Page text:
Artwork for Richard Gilbert
The Sacred Oak
The Stump, Breinton
Two trees, the Flits
The Quarry Oak, Croft
The Floods on the Lugg
I am interested in how landscape has been depicted in the past as well as the present. My 'hero' artists are all landscape painters and almost all are great painters of trees and the depiction of trees in British art has always been central to a national debate about who we are. Landscape in art is not just about depicting nature. From the Flemish 'world landscapes' to Venetian Renaissance pastoral visions, the Dutch 17th century 'landskips' though English Romantics and Neo-romantics to contemporary response, these evolving contexts for depicting landscape join together in a fascinating dialogue about many things. Today 'edgelands' - the shifting zone between urban and rural, have become part of that conversation. Edgelands from an artistic perspective introduces new categories as fit subject-matter for making pictures as our countryside is redrawn through the relentless force of progress as urban development and transport reshape our land. The chapter headings in Paul Farley and Michael Symmons Roberts book ‘Edgelands – journeys into England’s’ true wilderness’ offers a catalogue of potential subject matter for the landscape painter: paths, dens, containers, landfill, water, sewage, canals, bridges, masts, wasteland, ruins, woodlands, mines, power, pallets, retail, business, ranges, airports. Edgelands as a topic embraces not only land set to one side such as wasteland, but also Sites of Special Scientific Interest, traditional commons and any overlooked patch of ground. Part of my concern is in considering how other artists and writers have represented Herefordshire. For this, I have, over the years, followed in the footsteps of Bruce Chatwin’s ‘On the Black Hill’: the ‘Hatton Trail’, the Breinton Springs Circular walk. Recently my focus has been on exploring an overlooked pocket of Herefordshire during the course of a year, Stonewall Hill, which was depicted by the artist, Mary Rennall, when she lived at The Rodd.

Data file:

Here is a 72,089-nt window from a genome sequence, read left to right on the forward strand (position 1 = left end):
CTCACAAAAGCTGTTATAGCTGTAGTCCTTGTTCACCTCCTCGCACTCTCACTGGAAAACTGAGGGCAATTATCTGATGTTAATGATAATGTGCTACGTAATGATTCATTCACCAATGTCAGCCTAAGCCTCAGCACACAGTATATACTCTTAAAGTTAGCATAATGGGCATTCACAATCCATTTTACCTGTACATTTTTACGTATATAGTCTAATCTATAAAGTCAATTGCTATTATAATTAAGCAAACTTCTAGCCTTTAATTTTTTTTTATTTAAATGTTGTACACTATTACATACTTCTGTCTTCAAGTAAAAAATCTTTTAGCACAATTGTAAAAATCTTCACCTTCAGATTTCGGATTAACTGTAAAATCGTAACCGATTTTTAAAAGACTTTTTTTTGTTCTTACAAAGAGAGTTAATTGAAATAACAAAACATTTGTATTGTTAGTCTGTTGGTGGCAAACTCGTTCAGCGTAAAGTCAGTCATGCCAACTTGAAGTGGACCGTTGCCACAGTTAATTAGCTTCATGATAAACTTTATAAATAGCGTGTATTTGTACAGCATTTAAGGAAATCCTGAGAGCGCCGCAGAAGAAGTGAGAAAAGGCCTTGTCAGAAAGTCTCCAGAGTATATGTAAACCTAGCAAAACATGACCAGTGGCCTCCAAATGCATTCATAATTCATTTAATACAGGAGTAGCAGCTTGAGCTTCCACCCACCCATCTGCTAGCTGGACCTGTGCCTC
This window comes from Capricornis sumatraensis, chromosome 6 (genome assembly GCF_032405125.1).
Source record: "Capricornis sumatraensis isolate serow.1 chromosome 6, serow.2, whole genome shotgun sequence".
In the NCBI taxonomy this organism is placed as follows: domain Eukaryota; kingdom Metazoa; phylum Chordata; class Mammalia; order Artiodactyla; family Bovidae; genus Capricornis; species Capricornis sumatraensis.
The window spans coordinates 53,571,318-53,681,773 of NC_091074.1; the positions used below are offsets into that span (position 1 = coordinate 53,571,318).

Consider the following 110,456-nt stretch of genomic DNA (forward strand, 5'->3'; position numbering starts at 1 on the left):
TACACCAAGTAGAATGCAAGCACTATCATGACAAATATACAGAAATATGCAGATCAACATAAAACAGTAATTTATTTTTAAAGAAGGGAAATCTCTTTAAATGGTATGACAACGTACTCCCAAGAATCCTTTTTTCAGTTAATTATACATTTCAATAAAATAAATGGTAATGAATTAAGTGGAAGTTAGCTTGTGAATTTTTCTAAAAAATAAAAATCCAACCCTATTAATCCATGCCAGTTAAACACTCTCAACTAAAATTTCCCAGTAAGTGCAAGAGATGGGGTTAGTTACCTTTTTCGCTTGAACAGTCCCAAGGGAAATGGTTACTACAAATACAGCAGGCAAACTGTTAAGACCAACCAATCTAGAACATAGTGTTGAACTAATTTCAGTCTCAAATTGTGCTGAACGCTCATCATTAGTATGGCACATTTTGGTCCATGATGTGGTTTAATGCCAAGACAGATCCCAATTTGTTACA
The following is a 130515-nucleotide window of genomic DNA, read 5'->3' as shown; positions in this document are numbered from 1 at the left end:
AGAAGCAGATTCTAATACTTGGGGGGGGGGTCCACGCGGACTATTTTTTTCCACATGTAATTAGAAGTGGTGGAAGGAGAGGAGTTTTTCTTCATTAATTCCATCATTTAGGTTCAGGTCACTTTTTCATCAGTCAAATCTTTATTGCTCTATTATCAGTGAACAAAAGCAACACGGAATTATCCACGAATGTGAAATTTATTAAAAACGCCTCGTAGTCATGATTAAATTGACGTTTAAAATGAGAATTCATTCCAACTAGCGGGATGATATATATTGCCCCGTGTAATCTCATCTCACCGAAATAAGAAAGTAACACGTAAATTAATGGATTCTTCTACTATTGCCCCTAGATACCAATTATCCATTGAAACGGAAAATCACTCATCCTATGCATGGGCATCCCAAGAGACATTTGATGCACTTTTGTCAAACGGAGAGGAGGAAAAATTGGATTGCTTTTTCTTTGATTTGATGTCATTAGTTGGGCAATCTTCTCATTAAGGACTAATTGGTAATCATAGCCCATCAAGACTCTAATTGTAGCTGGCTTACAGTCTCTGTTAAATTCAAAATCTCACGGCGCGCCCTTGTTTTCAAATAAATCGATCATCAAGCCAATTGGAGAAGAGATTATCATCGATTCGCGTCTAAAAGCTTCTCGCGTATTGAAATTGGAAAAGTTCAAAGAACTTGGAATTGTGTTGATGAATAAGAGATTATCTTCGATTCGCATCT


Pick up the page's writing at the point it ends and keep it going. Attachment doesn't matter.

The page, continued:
‘To know fully even one field or one land is a lifetimes’ experience … a gap in a hedge, a smooth rock surfacing a narrow lane, a view of a woody meadow, the stream at the junction of four small fields – these areas much a man can fully experience.’ Patrick Kavanagh ‘The Parish and the Universe’
Landscape for me is based not just on the evolving contexts outlined above but on attempting to understand how a patch of land can be represented though colour and composition. Part of my project is the search for a specifically local palette of colour which varies through the seasons. Herefordshire has its own unique range of green indicative of a sense of place. I am drawn to green like no other colour, it offers as much variety as the world is wide. Each tint is not only an equation of form and mood but has qualities one can only describe as mystical. Greens are complex organic hues and places constantly re-invent green hues through the seasons due to nature’s relentless drive. Greens can have variable weight and density, they can reflect the climate, the soil, the weather or the colour of the sky. They can convey the whole arc from youth to old age. Some of my landscape work has set out in praise of, and hopefully is, a celebration of English green.
A landscape painter based in Herefordshire taking as subject matter not only localities in the landscapes of Herefordshire and the Borders, but also Great Britain's literary landscape.
My practice is based around painting and drawing. It has been supplemented by teaching, running workshops based on drawing trees and the Big Draw such as 'A Journey through Herefordshire' at Hereford Museum and Art Gallery in October 2019.
I studied for an MA at Chelsea School of Art and an MFA at the School of the Art Institute of Chicago. I have had solo exhibitions in Hereford, the Midlands and London and contributed towards group shows in the United Kingdom and Europe. I have work in public and private collections in the UK and abroad.
'Footsteps' An exploration of Britain's literary landscape. The Chapel Gallery, Bromyard. October 2018
'Common Ground' A journey into Herefordshire. Hereford Museum and and Art Gallery. September 2019